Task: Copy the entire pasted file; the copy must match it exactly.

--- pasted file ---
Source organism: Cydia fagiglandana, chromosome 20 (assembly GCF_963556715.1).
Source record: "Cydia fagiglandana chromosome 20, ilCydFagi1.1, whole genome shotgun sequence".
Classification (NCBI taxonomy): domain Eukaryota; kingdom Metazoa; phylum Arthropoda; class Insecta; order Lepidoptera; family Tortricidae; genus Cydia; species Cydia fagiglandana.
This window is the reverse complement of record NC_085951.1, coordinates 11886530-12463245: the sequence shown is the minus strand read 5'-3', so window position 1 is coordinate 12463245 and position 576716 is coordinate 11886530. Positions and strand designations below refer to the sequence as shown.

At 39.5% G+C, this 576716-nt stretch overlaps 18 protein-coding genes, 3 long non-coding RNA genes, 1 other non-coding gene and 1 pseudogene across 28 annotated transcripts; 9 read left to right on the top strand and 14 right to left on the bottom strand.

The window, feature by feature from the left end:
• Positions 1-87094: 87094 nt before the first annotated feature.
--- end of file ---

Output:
Source organism: Cydia fagiglandana, chromosome 20 (assembly GCF_963556715.1).
Source record: "Cydia fagiglandana chromosome 20, ilCydFagi1.1, whole genome shotgun sequence".
Classification (NCBI taxonomy): domain Eukaryota; kingdom Metazoa; phylum Arthropoda; class Insecta; order Lepidoptera; family Tortricidae; genus Cydia; species Cydia fagiglandana.
This window is the reverse complement of record NC_085951.1, coordinates 11886530-12463245: the sequence shown is the minus strand read 5'-3', so window position 1 is coordinate 12463245 and position 576716 is coordinate 11886530. Positions and strand designations below refer to the sequence as shown.

At 39.5% G+C, this 576716-nt stretch overlaps 18 protein-coding genes, 3 long non-coding RNA genes, 1 other non-coding gene and 1 pseudogene across 28 annotated transcripts; 9 read left to right on the top strand and 14 right to left on the bottom strand.

The window, feature by feature from the left end:
• Positions 1-87094: 87094 nt before the first annotated feature.